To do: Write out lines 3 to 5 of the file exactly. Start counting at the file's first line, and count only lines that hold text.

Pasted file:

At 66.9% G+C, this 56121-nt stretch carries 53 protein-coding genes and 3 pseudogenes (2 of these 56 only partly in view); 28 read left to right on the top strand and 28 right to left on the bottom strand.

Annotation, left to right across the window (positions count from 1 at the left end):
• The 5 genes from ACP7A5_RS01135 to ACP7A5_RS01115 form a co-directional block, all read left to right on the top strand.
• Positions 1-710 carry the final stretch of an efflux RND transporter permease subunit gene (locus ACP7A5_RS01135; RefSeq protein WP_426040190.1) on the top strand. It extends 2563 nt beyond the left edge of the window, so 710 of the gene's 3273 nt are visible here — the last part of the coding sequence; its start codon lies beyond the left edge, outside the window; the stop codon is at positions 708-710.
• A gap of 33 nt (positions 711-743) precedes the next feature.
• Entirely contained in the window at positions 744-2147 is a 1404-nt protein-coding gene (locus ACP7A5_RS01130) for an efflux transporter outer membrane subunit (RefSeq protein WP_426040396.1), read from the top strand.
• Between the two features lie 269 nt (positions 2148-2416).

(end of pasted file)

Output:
• The 5 genes from ACP7A5_RS01135 to ACP7A5_RS01115 form a co-directional block, all read left to right on the top strand.
• Positions 1-710 carry the final stretch of an efflux RND transporter permease subunit gene (locus ACP7A5_RS01135; RefSeq protein WP_426040190.1) on the top strand. It extends 2563 nt beyond the left edge of the window, so 710 of the gene's 3273 nt are visible here — the last part of the coding sequence; its start codon lies beyond the left edge, outside the window; the stop codon is at positions 708-710.
• A gap of 33 nt (positions 711-743) precedes the next feature.